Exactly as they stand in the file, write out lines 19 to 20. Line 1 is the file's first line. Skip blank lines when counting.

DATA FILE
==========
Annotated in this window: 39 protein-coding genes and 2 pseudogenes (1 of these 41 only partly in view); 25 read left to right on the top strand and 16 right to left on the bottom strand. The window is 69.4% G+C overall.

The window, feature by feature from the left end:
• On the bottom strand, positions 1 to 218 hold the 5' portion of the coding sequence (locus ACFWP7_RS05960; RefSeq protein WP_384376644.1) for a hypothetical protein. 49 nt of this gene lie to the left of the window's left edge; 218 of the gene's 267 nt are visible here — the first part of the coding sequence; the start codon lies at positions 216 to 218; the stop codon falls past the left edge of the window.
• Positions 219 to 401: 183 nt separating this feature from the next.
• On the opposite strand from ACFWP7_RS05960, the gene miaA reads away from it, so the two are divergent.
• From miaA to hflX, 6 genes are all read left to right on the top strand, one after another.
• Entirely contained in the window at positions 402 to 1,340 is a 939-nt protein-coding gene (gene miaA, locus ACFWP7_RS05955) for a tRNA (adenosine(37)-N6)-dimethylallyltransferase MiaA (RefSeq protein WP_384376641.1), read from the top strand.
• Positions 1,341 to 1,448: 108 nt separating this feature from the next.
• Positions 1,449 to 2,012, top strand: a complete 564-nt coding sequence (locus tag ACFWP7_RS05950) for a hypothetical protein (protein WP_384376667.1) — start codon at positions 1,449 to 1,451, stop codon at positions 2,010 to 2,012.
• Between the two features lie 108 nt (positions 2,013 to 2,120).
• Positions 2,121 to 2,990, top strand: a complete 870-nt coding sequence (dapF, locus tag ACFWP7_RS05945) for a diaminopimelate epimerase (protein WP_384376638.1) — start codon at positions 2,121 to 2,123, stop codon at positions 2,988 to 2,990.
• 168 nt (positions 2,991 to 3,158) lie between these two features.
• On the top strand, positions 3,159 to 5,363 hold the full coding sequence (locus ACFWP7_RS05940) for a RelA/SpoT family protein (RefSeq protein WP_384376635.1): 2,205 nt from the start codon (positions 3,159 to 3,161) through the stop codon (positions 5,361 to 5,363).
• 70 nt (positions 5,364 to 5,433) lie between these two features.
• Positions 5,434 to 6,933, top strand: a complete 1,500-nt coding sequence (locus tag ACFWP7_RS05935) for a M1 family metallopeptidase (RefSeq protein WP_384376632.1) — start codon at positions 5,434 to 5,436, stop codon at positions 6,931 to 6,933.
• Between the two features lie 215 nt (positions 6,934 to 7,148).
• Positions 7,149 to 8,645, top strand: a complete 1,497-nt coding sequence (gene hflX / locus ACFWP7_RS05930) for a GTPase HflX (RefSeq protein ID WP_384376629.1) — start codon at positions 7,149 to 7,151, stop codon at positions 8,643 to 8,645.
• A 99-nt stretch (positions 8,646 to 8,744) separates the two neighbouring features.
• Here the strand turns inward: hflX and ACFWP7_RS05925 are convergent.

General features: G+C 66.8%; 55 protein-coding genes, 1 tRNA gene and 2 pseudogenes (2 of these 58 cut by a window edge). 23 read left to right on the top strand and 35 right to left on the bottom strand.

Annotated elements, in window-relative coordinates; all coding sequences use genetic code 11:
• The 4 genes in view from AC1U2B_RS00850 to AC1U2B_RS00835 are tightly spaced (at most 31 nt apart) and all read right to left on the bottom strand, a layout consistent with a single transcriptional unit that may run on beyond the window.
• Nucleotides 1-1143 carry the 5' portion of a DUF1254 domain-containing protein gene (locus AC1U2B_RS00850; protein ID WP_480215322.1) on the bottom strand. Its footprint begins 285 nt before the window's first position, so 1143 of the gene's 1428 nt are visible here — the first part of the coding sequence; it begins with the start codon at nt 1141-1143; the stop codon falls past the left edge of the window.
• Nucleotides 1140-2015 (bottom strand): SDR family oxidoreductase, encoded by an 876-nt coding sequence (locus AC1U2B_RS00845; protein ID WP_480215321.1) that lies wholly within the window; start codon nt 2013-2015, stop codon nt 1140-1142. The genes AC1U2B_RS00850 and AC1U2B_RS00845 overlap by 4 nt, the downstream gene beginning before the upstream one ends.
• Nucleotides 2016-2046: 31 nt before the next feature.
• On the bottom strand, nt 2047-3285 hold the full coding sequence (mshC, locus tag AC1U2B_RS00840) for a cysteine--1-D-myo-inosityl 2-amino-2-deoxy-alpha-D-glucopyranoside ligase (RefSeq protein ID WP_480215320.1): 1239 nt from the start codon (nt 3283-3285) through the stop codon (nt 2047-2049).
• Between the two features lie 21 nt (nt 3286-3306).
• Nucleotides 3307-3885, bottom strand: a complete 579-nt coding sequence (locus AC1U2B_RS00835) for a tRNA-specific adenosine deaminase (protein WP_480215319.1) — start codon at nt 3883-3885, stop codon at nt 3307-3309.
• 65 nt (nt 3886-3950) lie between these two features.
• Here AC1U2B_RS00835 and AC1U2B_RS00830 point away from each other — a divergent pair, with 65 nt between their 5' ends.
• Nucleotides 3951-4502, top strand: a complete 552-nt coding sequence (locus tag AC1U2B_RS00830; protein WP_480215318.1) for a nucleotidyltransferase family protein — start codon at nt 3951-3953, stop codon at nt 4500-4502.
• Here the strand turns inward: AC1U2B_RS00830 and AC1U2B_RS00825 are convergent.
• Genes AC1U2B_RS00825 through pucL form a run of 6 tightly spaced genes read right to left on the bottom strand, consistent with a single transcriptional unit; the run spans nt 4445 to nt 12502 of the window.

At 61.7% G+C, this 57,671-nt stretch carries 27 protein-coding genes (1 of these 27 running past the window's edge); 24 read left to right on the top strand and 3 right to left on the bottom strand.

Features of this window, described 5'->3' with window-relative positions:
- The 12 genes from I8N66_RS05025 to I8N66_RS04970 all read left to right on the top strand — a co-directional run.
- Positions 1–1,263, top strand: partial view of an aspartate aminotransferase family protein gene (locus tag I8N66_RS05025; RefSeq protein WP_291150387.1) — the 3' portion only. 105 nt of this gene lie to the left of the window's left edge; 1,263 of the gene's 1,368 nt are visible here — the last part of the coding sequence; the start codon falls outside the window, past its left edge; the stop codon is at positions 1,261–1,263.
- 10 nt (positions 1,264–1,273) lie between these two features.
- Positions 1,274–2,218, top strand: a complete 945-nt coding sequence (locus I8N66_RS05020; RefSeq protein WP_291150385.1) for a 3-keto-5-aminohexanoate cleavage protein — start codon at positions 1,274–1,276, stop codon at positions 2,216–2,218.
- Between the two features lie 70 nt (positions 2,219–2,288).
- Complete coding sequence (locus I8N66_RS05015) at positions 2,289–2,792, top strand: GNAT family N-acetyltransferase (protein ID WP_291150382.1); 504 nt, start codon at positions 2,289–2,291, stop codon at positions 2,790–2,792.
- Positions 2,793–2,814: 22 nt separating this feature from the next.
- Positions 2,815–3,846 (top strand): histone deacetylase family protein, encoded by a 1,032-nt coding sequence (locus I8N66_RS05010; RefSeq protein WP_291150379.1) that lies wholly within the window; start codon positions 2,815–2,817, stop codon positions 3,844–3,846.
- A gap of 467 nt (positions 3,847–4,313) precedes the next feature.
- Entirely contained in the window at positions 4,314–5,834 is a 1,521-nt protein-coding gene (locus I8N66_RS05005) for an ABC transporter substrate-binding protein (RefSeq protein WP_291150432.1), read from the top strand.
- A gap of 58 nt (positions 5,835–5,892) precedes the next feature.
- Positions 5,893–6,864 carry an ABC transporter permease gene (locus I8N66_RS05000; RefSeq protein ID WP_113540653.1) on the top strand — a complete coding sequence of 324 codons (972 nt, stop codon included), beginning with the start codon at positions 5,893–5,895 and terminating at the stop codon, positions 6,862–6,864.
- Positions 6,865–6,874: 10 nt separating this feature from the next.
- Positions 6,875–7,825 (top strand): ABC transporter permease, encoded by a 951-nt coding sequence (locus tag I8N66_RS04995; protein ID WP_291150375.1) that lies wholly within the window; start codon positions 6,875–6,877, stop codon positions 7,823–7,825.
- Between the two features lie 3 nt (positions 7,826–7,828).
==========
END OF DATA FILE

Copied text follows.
• Here the strand turns inward: hflX and ACFWP7_RS05925 are convergent.

General features: G+C 66.8%; 55 protein-coding genes, 1 tRNA gene and 2 pseudogenes (2 of these 58 cut by a window edge). 23 read left to right on the top strand and 35 right to left on the bottom strand.